Both interview and music are addled and strange, full of things you can’t quite comprehend, whether it be because of a lousy connection or because of what was running through Jon Toogood’s mind at the time – again, both during the interview, and the making of this strange, unusual record, the first from a New Zealand collective calling themselves, The Adults. Toogood’s mind is a complicated beast and it moves in many different ways at one time; he slaps his head and things fall from within, his words scatter across international phone lines and his music bumps and grinds and slithers, digitally, and meshes and moans. What does it mean?
I don’t know and I’m still undecided as to whether or not I like this record, its hodge-podge fodder for full-blown derision and scorn, and yet it seems to go a lot deeper than that, it’s more visceral than that, it bristles with something, and I don’t know if I’ve yet identified what that something is… does Jon Toogood know? Do any of the myriad collaborators on this record know? Fuck it, who cares? This is music, the most primal of languages, of beings and states of mind, and so as it grew and morphed and postulated and cringed and whatever the hell else it did, it became music and ended up here, the baby of Shihad frontman, Jon Toogood – never, might I add, as you’ve seen nor heard him before.
“Oh, without a doubt,” he enthuses, for Jon Toogood never does anything unenthusiastically, whether it be writing his music, performing his music or talking about his music; this is a man you can certainly not accuse of being blasé. “I mean, the whole thing is an experiment of throwing people together into different situations and music that they wouldn’t usually do.”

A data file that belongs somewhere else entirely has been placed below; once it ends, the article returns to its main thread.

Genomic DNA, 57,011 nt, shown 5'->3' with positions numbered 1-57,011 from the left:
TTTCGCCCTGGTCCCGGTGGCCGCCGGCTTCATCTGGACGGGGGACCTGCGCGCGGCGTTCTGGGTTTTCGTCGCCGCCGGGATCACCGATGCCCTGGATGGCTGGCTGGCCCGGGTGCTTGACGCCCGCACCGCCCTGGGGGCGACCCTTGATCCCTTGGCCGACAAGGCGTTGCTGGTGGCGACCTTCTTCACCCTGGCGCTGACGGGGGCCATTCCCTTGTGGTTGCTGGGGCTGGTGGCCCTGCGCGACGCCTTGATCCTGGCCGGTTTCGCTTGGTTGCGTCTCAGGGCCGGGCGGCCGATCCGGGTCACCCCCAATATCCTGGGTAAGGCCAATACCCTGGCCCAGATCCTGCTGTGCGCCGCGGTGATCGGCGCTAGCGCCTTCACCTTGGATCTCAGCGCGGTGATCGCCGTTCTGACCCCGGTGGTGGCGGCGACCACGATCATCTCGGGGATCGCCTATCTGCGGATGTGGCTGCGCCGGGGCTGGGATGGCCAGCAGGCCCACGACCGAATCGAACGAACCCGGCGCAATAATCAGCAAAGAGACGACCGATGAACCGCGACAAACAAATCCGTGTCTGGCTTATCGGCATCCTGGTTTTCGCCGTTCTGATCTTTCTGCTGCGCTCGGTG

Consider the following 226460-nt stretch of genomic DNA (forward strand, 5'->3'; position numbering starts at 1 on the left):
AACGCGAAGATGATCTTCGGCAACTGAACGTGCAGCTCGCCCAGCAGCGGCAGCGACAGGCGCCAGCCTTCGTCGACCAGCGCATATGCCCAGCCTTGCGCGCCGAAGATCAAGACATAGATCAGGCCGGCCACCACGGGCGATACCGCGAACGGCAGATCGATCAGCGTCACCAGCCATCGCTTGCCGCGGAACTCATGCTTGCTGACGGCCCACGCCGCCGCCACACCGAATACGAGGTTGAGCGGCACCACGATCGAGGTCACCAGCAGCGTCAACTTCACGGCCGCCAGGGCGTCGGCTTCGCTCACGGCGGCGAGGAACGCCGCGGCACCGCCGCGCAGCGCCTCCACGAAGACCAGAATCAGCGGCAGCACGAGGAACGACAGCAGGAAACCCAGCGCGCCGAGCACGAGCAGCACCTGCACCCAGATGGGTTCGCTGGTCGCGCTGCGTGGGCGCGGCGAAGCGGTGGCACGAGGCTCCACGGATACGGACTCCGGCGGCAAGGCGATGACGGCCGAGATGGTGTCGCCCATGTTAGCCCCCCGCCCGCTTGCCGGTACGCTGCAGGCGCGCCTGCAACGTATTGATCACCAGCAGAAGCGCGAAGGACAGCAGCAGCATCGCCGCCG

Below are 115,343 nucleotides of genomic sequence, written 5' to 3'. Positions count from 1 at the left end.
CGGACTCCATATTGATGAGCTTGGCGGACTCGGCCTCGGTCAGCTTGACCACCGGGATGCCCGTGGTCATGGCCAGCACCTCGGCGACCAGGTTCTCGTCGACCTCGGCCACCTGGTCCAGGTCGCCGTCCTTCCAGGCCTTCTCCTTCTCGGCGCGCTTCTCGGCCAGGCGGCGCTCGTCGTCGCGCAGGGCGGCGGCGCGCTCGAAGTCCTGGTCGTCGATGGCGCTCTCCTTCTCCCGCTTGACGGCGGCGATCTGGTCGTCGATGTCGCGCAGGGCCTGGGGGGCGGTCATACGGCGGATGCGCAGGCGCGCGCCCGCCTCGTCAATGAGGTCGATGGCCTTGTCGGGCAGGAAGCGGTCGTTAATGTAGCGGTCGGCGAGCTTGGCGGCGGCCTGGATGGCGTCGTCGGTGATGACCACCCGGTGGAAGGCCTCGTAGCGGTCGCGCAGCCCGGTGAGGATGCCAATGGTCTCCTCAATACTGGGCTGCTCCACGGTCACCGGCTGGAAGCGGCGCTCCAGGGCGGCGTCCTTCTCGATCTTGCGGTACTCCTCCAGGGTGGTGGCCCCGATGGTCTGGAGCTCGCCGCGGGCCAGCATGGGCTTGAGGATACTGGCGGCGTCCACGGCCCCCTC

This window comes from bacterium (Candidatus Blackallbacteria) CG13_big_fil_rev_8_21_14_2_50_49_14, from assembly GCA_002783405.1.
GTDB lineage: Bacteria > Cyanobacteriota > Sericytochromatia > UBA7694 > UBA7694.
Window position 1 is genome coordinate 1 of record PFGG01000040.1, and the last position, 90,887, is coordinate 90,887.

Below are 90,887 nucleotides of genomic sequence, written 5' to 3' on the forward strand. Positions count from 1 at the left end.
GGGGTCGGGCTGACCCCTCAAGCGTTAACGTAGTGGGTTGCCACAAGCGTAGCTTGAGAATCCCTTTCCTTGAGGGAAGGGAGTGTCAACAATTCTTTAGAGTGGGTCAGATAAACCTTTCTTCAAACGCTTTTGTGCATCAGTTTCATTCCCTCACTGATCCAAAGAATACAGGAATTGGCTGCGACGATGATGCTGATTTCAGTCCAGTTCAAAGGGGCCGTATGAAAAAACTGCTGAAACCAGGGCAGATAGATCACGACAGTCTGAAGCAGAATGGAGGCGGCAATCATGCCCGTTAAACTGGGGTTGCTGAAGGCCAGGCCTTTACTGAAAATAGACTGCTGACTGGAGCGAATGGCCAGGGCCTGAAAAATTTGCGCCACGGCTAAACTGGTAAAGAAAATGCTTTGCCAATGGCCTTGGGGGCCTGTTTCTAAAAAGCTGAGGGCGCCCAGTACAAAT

The Adults, through the vehicle that is the collective’s eponymous debut, have created something that is, to put it lightly, not of the norm. Amongst the kiwi luminaries Toogood has rounded up are the legendary Shayne Carter (Straightjacket Fits, Dimmer), all ‘round musical extraordinaire Tiki Taane (Salmonella Dub, Shapeshifter), hip hop soulster Ladi6 and Julia Deans (Fur Patrol) and yet you won’t find any deep dub on here, you won’t find any art rock, you won’t find any reggae or hip hop or metal or rock ‘n’ roll. Although, and herein lies the hidden kicker, perhaps you’ll find them all, rolled into one ball of sonic sludge which has then been lovingly and abstractly re-moulded into something different. Something electronic. Something fuckin’ tectonic in its unstable condition which may or may not cause catastrophic results upstairs.
And, as do most things that raise eyebrows and cause heated discussion, it began as something quite different to how it ended up. “Originally the idea was that I just had a surplus of music that I’d been writing by myself and I thought some of it would be good,” Toogood explains, “and I [originally] just wanted to get some of my friends to jam on it and see where it would go. But I quickly discovered that writing something from scratch with these people – because they’re all smart as – was actually way more interesting. So I don’t think I used one single thing that I’d written.
Samuel J. Fell